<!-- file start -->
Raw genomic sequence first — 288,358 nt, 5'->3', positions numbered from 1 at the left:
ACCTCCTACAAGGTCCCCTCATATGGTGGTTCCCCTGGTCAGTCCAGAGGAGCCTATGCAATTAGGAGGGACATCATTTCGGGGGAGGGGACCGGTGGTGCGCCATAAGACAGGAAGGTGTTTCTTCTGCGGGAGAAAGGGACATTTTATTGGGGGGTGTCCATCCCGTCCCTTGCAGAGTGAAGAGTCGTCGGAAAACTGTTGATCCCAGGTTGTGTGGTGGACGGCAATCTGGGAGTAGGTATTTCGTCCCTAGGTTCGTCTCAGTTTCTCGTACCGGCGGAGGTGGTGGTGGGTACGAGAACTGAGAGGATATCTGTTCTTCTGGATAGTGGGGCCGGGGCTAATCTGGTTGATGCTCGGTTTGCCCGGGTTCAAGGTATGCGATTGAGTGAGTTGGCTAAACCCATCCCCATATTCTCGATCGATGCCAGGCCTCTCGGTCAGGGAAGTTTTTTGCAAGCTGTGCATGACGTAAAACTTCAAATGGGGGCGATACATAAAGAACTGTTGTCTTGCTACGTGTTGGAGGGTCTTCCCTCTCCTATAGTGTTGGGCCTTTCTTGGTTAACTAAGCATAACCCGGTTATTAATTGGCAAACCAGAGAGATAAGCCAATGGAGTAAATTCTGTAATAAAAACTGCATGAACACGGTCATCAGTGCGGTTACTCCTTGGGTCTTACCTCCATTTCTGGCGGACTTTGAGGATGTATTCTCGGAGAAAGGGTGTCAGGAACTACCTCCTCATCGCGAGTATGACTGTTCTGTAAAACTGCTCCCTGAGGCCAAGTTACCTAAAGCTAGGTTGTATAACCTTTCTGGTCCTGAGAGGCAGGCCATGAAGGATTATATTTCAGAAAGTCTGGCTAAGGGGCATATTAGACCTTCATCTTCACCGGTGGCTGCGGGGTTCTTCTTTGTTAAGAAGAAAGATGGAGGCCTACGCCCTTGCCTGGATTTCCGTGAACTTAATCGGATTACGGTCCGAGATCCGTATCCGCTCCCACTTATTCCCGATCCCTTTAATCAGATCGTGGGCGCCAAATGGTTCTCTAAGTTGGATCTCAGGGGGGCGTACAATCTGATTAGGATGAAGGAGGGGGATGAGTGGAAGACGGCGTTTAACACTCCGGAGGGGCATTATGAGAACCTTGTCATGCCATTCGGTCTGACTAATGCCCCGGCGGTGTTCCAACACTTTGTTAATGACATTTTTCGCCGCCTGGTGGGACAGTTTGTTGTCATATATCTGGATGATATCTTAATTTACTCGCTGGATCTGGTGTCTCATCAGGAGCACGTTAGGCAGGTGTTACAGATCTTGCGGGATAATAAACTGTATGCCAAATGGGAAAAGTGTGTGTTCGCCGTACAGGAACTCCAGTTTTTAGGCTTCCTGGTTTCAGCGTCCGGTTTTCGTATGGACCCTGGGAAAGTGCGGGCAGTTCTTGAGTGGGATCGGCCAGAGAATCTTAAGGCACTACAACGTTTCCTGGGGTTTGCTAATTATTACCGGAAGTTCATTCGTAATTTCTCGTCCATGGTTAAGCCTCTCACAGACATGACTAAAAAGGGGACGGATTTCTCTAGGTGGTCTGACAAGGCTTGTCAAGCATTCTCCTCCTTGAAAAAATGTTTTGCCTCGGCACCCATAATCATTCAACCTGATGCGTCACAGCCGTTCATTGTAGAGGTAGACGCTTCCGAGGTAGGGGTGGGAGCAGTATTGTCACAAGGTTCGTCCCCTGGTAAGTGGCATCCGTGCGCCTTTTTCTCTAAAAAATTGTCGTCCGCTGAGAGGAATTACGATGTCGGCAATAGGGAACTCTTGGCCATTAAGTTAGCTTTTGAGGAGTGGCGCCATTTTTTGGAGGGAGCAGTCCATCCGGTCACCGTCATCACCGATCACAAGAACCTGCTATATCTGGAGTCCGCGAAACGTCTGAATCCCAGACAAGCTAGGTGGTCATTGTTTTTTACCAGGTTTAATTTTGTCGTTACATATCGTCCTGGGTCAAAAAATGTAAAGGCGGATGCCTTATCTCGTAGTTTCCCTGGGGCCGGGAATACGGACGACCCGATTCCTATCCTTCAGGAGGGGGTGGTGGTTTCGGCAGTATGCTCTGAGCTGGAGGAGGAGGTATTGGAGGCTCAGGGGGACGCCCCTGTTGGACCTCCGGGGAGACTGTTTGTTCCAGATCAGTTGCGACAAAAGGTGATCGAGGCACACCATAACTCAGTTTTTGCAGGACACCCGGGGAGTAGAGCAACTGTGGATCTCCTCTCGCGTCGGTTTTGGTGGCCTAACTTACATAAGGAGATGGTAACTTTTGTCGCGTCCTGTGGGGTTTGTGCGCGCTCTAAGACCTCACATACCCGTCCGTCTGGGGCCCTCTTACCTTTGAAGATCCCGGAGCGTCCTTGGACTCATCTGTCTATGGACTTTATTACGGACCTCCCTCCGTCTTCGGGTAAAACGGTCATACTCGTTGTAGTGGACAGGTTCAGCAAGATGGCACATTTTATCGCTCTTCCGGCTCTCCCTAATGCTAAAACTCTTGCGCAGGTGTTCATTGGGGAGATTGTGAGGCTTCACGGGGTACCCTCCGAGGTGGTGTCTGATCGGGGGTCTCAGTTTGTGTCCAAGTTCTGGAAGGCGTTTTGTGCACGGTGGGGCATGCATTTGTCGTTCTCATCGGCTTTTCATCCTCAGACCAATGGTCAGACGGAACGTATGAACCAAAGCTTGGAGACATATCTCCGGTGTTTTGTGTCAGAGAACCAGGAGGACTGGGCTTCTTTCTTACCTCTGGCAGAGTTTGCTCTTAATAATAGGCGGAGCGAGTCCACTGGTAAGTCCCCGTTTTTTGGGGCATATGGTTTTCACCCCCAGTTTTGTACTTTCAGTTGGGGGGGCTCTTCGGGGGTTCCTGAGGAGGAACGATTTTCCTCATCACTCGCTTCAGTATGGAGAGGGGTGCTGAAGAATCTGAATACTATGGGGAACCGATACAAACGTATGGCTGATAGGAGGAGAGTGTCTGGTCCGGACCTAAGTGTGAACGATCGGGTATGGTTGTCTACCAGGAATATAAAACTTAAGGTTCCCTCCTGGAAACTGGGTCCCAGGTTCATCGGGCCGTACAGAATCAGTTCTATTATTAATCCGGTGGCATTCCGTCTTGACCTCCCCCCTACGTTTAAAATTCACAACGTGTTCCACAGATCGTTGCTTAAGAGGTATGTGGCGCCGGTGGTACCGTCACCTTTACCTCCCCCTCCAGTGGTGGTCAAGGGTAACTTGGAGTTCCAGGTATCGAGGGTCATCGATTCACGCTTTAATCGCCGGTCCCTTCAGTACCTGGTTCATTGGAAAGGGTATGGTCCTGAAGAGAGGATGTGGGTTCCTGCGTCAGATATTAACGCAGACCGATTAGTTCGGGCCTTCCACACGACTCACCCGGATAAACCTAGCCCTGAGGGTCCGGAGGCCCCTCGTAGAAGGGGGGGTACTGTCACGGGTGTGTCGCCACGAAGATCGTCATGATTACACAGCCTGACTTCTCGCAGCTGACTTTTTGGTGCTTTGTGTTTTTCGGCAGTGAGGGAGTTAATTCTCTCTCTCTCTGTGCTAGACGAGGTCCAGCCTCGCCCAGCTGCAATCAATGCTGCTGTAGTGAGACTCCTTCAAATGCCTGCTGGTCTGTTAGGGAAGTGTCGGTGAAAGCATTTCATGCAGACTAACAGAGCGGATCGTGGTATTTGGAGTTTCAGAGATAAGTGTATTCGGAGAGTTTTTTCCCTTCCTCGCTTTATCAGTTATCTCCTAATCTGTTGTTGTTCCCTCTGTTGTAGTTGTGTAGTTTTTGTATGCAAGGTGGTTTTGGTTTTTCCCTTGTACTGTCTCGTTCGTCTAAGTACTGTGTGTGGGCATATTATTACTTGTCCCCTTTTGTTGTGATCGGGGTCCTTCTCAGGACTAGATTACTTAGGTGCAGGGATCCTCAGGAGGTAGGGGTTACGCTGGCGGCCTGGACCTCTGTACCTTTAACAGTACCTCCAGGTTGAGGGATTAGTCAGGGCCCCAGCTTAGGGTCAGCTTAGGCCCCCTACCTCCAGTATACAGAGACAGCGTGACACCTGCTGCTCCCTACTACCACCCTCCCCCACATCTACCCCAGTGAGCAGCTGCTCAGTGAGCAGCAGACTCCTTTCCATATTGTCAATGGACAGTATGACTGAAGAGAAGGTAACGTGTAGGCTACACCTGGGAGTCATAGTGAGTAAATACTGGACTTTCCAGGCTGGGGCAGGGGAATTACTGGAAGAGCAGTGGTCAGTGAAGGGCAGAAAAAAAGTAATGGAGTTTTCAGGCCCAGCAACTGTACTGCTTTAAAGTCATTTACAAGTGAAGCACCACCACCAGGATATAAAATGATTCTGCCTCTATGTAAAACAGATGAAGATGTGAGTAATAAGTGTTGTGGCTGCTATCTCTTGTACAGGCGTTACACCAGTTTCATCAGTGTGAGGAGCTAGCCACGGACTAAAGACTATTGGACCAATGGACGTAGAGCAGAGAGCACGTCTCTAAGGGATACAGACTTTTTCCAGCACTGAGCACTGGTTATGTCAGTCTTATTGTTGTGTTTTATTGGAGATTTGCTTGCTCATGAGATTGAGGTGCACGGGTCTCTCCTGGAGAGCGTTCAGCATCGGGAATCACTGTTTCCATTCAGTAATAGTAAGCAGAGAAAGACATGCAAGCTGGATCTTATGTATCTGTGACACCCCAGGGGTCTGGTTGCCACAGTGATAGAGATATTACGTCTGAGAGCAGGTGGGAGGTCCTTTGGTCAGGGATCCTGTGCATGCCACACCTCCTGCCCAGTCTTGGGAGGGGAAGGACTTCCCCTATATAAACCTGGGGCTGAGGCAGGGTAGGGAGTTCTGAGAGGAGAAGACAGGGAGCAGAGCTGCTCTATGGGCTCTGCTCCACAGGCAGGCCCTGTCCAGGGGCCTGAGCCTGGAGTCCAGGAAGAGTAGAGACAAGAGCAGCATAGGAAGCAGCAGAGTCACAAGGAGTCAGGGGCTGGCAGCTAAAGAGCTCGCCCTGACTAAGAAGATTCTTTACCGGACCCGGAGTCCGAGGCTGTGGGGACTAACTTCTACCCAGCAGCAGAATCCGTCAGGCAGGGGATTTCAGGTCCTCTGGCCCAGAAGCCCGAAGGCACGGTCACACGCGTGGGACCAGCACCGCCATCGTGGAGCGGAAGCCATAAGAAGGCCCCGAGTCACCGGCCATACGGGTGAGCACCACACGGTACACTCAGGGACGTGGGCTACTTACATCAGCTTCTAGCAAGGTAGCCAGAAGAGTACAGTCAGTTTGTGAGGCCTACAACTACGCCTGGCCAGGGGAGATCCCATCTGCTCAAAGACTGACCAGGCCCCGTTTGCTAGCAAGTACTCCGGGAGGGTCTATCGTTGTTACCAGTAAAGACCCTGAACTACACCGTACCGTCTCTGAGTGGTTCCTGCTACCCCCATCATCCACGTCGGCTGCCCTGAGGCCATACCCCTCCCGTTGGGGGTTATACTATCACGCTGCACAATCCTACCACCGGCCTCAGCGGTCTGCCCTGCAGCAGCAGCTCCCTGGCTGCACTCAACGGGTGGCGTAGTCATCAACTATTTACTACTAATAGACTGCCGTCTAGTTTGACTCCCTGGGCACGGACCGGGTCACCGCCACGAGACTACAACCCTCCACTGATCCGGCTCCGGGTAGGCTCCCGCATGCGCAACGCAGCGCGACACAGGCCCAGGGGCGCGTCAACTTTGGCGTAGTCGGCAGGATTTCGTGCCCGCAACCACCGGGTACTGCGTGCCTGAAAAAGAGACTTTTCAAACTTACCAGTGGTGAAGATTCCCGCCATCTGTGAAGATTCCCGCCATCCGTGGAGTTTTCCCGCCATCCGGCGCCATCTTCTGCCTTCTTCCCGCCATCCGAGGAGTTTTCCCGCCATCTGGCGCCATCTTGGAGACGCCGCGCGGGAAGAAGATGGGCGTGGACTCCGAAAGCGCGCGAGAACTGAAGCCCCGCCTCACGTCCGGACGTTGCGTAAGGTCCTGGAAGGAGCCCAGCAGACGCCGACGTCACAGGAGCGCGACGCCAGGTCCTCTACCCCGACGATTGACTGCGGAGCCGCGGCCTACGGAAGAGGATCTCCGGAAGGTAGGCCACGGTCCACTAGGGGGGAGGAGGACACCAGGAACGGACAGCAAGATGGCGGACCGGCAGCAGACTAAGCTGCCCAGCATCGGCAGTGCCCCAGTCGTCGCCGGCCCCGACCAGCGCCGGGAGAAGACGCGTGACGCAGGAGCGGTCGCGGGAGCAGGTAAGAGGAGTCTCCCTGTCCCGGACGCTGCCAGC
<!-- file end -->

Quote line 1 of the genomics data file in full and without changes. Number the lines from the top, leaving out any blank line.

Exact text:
Raw genomic sequence first — 288,358 nt, 5'->3', positions numbered from 1 at the left: